Type 1 diabetes is currently managed by the administration of exogenous human recombinant insulin. Although insulin administration is effective in achieving some level of euglycemia in most patients, it does not prevent the long-term complications of the disease including ketosis and damage to small blood vessels, which may affect eyesight, kidney function, blood pressure and can cause circulatory system complications.

Although knowledge of the immune system has become much more extensive in recent years, the precise etiology of type 1 diabetes remains a mystery. Furthermore, despite the enormously deleterious health and economic consequences, and the extensive research effort, there currently is no effective means for controlling the formation of this disease.

As noted above, one of the numerous factors that has been considered in the context of unraveling the complex etiology of type 1 diabetes is intestinal functioning, including the interaction of intestinal microflora. The presence of a commensal intestinal microbiota in infancy is critical and well documented for numerous physiologic processes including growth, angiogenesis, optimization of nutrition, and stimulation of various arms of the innate and adaptive immune systems. However, similar studies in T1D are limited. In rodent models of T1D, the disease is likely to develop under germ free conditions. Diabetes prone rats (BB-DP) subjected to cesarean derivation develop accelerated disease (Like et al. 1991). In terms of using such information to proactively modulate diabetes formation, the antibiotic treatments to BB-DP rats after weaning (Brugman et al. 2006) prevents diabetes, whereas with the NOD mouse, a decreased frequency of T1D was observed with the administration of doxycycline (Schwartz et al. 2007). Probiotic treatment of non-obese diabetic mice (NOD) prevents the onset of T1D (Calcinaro et al. 2005; Yadav et al. 2007). Similarly, a low fat diet with Lactobacillus strains reduced insulin-dependent diabetes in rats (Matsuzuki et al. 2007). Antibiotics can prevent T1D in diabetes-prone rats (BB-DP) (Brugman et al. 2006) and in NOD mice (Schwartz et al. 2006). The incidence of diabetes in NOD mice increases in a germ-free environment (Suzuki et al. 1987; Wicker et al. 1987). Freund's adjuvant, which contains mycobacteria, also protects NOD mice and the BB-DP rat against diabetes (Sadelain et al. 1990a,b; McInerney et al. 1991). The specific mechanisms of how such therapies modulate disease are unclear.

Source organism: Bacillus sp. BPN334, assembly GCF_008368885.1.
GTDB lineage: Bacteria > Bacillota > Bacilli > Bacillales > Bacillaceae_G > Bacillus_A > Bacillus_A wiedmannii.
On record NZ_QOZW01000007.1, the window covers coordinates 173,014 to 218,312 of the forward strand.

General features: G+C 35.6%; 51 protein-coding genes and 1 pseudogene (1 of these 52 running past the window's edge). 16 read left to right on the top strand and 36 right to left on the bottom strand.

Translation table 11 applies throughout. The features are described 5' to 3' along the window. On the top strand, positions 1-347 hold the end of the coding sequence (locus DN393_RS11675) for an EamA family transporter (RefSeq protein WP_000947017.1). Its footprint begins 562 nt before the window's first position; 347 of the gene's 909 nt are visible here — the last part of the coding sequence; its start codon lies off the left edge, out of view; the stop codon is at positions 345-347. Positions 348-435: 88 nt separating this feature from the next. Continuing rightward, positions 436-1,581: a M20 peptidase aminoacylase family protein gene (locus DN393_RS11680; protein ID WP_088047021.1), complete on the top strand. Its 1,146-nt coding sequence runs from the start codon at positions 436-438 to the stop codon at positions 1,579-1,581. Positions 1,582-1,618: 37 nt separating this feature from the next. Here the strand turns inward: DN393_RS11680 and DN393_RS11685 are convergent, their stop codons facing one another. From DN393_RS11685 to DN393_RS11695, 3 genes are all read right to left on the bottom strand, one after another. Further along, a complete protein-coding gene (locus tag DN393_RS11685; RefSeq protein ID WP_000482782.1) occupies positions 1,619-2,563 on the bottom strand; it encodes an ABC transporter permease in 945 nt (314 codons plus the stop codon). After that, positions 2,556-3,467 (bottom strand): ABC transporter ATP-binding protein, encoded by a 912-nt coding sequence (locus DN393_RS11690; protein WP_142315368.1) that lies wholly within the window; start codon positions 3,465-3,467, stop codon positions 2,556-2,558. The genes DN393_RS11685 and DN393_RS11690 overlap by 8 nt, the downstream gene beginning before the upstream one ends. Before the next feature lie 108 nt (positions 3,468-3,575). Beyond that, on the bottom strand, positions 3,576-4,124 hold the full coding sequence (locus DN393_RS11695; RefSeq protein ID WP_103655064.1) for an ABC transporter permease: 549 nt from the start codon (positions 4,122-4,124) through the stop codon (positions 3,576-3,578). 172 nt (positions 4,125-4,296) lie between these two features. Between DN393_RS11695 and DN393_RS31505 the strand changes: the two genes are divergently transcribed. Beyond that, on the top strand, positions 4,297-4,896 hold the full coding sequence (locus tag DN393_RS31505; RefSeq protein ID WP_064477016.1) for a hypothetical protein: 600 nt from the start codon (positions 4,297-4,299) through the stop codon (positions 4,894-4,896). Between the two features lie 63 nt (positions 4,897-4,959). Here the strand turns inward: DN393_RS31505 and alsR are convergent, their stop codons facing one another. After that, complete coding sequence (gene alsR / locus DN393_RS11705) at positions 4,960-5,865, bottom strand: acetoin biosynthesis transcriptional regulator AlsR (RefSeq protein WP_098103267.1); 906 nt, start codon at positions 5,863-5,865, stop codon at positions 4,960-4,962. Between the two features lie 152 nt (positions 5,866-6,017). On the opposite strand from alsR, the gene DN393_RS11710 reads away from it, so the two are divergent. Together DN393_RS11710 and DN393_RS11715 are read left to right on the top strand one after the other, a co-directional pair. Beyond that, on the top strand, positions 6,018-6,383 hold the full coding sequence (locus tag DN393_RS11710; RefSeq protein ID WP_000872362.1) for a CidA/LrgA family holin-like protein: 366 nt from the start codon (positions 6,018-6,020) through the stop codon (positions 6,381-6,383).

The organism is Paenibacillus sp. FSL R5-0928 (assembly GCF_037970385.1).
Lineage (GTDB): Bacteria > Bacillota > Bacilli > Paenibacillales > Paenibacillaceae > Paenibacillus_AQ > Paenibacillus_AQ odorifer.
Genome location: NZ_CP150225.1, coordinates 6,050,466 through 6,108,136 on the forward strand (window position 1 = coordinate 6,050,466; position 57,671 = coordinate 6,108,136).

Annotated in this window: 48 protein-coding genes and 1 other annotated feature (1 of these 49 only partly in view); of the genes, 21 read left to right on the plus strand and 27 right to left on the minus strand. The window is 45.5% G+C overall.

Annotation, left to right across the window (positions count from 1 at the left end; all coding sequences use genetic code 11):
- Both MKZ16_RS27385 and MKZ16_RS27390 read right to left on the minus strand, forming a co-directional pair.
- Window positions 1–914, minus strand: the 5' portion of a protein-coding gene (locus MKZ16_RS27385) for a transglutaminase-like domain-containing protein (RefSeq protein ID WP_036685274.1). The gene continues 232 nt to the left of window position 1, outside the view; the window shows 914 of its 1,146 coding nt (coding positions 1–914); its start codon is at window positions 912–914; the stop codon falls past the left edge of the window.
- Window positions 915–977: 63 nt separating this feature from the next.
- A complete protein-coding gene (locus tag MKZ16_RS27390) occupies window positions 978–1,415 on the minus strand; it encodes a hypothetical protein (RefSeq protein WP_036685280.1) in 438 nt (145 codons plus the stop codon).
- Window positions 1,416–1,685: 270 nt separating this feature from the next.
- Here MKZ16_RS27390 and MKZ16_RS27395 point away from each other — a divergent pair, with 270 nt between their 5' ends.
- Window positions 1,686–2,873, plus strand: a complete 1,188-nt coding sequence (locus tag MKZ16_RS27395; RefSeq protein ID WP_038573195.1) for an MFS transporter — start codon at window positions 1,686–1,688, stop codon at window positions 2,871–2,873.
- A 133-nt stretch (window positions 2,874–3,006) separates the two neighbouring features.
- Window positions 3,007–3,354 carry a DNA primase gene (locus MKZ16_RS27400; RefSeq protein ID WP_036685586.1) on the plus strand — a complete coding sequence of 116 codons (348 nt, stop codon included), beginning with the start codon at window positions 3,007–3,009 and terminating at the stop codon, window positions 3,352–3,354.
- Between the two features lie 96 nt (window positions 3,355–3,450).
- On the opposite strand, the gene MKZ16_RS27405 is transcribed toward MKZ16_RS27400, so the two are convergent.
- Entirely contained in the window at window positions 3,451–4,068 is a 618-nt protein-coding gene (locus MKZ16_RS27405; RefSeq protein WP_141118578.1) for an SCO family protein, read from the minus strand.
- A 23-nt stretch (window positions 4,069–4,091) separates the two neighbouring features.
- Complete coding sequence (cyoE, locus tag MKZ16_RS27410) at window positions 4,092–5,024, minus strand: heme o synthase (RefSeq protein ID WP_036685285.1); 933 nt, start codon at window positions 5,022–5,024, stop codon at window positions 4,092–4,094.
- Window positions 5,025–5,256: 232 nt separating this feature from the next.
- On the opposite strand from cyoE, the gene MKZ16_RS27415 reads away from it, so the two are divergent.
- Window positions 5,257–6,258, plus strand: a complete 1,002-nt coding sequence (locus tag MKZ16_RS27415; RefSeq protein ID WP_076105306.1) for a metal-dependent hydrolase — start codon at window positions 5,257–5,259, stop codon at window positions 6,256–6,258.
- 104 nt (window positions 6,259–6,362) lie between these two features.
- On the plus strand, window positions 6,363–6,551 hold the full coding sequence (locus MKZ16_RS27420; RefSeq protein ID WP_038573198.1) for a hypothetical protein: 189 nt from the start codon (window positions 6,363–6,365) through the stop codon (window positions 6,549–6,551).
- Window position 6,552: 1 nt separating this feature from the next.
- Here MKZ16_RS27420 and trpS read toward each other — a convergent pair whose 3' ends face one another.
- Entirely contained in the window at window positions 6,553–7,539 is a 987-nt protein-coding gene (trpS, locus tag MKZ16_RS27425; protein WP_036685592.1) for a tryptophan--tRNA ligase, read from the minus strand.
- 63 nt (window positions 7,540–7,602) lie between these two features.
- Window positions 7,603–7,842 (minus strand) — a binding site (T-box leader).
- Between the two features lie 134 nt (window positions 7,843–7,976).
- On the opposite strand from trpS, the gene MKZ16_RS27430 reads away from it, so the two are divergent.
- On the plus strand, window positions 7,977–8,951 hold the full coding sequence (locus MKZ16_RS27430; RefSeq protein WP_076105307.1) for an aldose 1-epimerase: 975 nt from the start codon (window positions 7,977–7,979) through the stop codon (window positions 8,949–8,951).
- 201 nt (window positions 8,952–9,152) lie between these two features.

BRIEF SUMMARY

The subject invention provides compositions for alleviating type 1 diabetes (T1D). In preferred embodiments, the compositions comprise an effective amount of one or more Lactobacillus isolates. Preferably, the bacteria used as an active ingredient in the compositions of the subject invention are a Lactobacillus reuteri strain, a Lactobacillus johnsonii strain, or a combination thereof.

The subject invention also provides methods for preventing or slowing the development of T1D. These methods comprise the administration of a composition of the subject invention, wherein the composition preferably comprises an effective amount of one or more Lactobacillus isolates.

BRIEF DESCRIPTION OF THE SEQUENCES

SEQ ID NO: 1 is a primer useful according to the subject invention.

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BRIEF DESCRIPTION OF DRAWINGS

FIG. 1 shows a gel-like image generated by a bioanalyzer. The first and last columns are the reference DNA 7500 ladder. Base pair sizes are indicated adjacent to the ladder. Samples 1 to 3 represent the ARISA profiles for the intestinal tract of diabetes prone (BB-DP) and samples 4 to 6 represent diabetes resistant (BB-DR) rats' stool samples at 60 days of age. The lower most (50 bp) and the upper most (10380 bp) bands represent the markers used to align the ladder data with data from the sample wells. The boxes represent dominant bands unique to both group and were extracted from the gel for further sequencing. The stool samples used in the ARISA analysis come from experiment 1.

FIGS. 2A1-A2 and 2B1-B2 show the principal coordinates analysis (PCA) depicting the qualitative (presence/absence) and quantitative (presence/absence and abundance) of the bacterial communities for the 10 stool samples each from the diabetes-resistant and diabetes-prone rats. This analysis is based on the community structures derived from experiment 1's Sanger sequencing (2A1-A2) and experiment 2's pyrosequencing (2B1-B2).

FIG. 3 shows the Shannon Weaver and richness diversity indices calculated for the three time points after birth when stool was collected. Circles and squares represent the BB-DP and BB-DR samples, respectively. Closed symbols represent the richness index (d) while open symbols depict the Shannon-Weaver (H′) indices. Indices were calculated using ARISA data from the experiment 2 samples.

FIG. 4A-B shows log of the number of Lactobacillus and Bifidobacterium cells per 5 ng of DNA from diabetes-resistant (BB-DR) and diabetes-prone (BB-DP) stool samples. 4A—experiment 1 (3 stool samples per genotype). 4B—experiment 2 (10 stool samples per genotype). The standard error about the mean is depicted in the error bar about the data columns.